Although we had no stage today, I went training for two hours this morning at 10.0. Even though we had a rest day today, it's important to remind your body that the race isn't over yet, so everybody goes out training for a couple of hours.
After training, most of the guys took an ice bath on the team bus, but I didn't bother. I used them on the Tour, but I haven't taken one at all on the Vuelta. Even though it's been roasting hot all week, you have to be in a certain frame of mind to submerge yourself in a bath of ice, and I haven't been in the humour.
To get away from the feeling of being on a race, myself and Chiara didn't want to have lunch in the team hotel. But the distance walked was the bare minimum, from the front door of the hotel to the café across the road.
Sometimes I wonder why the wives or girlfriends come to the rest days at all because all we do is sit around watching TV or chatting.
Maybe if I was winding down the season, or not taking the race too serious then we could go shopping or to the cinema or something but as I am in a good position on GC and still have ambitions in the race, I can't even go for a walk around the town because I am saving my legs for the next day. We ordered cannelloni but the waitress warned us that it wouldn't be as good as it is in Italy. She was right, but it wasn't too bad.
This afternoon, I invested in an SRM power metre. Until now, I've been basing my training efforts on my heart rate monitor, my head and my legs. But next year, I want to be a bit more scientific.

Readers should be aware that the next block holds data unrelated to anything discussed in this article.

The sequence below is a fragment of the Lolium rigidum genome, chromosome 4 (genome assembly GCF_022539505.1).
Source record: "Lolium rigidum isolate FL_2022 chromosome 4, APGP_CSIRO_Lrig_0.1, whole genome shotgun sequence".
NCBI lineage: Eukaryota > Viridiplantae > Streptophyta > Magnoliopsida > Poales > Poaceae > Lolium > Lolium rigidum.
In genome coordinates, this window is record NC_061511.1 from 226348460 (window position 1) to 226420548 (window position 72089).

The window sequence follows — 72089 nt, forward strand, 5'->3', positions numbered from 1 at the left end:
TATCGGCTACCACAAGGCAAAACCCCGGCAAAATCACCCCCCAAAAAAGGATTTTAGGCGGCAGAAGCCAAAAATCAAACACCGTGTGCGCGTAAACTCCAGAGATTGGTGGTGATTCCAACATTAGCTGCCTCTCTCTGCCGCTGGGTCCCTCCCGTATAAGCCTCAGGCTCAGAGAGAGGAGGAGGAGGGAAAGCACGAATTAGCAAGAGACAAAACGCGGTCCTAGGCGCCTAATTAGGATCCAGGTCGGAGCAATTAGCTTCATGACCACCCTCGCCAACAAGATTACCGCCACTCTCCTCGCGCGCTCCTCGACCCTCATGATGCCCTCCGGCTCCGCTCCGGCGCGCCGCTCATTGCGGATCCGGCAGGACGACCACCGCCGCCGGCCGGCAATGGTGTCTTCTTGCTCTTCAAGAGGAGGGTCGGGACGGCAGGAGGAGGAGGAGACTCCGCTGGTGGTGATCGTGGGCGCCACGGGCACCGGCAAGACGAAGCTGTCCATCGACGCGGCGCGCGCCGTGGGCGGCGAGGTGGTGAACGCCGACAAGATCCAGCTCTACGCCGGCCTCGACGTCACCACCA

A heart monitor measures the effect of any effort you make on your body, while a power metre measures the actual effort you make, recording the amount of watts you produce by measuring the torque applied to the cranks at any given time.
I think I need a bit more training data now and with the SRM cranks I can download all my training information, record my power output and see when and where I am improving or need to improve. I will be able to go back to a period of good form and analyse my data from then and see how far off I am.
I won't put the unit on my bike until after the Vuelta, though, because I have to change the cranks to do that, and I'm not going to take the chance of maybe messing up my Vuelta by changing something midway through.
After 10 days of the Vuelta, the morale in my Ag2r La Mondiale team is good. We've had five top 10s so far and I'm lying eighth overall. The aim of the team going into the Vuelta was to score points on the stages and for me to get a top 15 overall. We've been competitive. We haven't missed a break. The guys are working really well for me and so far, I haven't wanted to kill anybody, for a change.
At the moment, I'm eighth overall, a minute and 19 seconds behind race leader Igor Anton. I'm just four seconds off sixth place but there are still a lot of hard mountain stages to come.
On Tuesday we have a first-category climb 30km from the finish and I think the stage will suit a breakaway group. Then on Wednesday we have the climb to the finish at the ski station in Andorra, which will be tough.
Vuelta a Espana, Live, Eurosport, 3.0